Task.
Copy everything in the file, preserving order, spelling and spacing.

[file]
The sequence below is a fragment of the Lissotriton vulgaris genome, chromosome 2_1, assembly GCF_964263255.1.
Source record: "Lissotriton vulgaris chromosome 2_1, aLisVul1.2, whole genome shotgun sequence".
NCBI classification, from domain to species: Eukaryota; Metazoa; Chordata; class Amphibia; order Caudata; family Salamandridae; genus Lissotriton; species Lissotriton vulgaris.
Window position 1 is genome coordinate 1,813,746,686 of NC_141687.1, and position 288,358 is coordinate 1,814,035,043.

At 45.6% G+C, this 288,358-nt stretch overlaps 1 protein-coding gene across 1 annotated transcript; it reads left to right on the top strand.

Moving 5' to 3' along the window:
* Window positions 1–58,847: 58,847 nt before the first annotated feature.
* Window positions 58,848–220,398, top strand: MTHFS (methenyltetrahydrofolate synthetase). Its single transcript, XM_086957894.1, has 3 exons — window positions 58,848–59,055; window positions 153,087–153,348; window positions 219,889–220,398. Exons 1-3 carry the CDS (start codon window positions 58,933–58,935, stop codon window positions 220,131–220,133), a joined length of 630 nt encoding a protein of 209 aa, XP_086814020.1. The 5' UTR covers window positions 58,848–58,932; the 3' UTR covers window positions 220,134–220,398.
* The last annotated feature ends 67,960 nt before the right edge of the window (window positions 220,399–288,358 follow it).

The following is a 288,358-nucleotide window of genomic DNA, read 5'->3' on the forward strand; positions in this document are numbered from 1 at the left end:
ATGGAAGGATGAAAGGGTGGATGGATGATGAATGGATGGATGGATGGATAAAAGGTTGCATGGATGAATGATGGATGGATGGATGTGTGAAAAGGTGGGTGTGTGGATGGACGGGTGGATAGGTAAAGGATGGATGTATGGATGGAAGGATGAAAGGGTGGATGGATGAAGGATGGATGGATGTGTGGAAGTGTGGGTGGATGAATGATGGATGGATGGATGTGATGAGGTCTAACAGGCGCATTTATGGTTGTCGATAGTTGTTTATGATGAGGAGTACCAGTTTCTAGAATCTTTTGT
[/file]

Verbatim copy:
The sequence below is a fragment of the Lissotriton vulgaris genome, chromosome 2_1, assembly GCF_964263255.1.
Source record: "Lissotriton vulgaris chromosome 2_1, aLisVul1.2, whole genome shotgun sequence".
NCBI classification, from domain to species: Eukaryota; Metazoa; Chordata; class Amphibia; order Caudata; family Salamandridae; genus Lissotriton; species Lissotriton vulgaris.
Window position 1 is genome coordinate 1,813,746,686 of NC_141687.1, and position 288,358 is coordinate 1,814,035,043.

At 45.6% G+C, this 288,358-nt stretch overlaps 1 protein-coding gene across 1 annotated transcript; it reads left to right on the top strand.

Moving 5' to 3' along the window:
* Window positions 1–58,847: 58,847 nt before the first annotated feature.
* Window positions 58,848–220,398, top strand: MTHFS (methenyltetrahydrofolate synthetase). Its single transcript, XM_086957894.1, has 3 exons — window positions 58,848–59,055; window positions 153,087–153,348; window positions 219,889–220,398. Exons 1-3 carry the CDS (start codon window positions 58,933–58,935, stop codon window positions 220,131–220,133), a joined length of 630 nt encoding a protein of 209 aa, XP_086814020.1. The 5' UTR covers window positions 58,848–58,932; the 3' UTR covers window positions 220,134–220,398.
* The last annotated feature ends 67,960 nt before the right edge of the window (window positions 220,399–288,358 follow it).

The following is a 288,358-nucleotide window of genomic DNA, read 5'->3' on the forward strand; positions in this document are numbered from 1 at the left end:
ATGGAAGGATGAAAGGGTGGATGGATGATGAATGGATGGATGGATGGATAAAAGGTTGCATGGATGAATGATGGATGGATGGATGTGTGAAAAGGTGGGTGTGTGGATGGACGGGTGGATAGGTAAAGGATGGATGTATGGATGGAAGGATGAAAGGGTGGATGGATGAAGGATGGATGGATGTGTGGAAGTGTGGGTGGATGAATGATGGATGGATGGATGTGATGAGGTCTAACAGGCGCATTTATGGTTGTCGATAGTTGTTTATGATGAGGAGTACCAGTTTCTAGAATCTTTTGT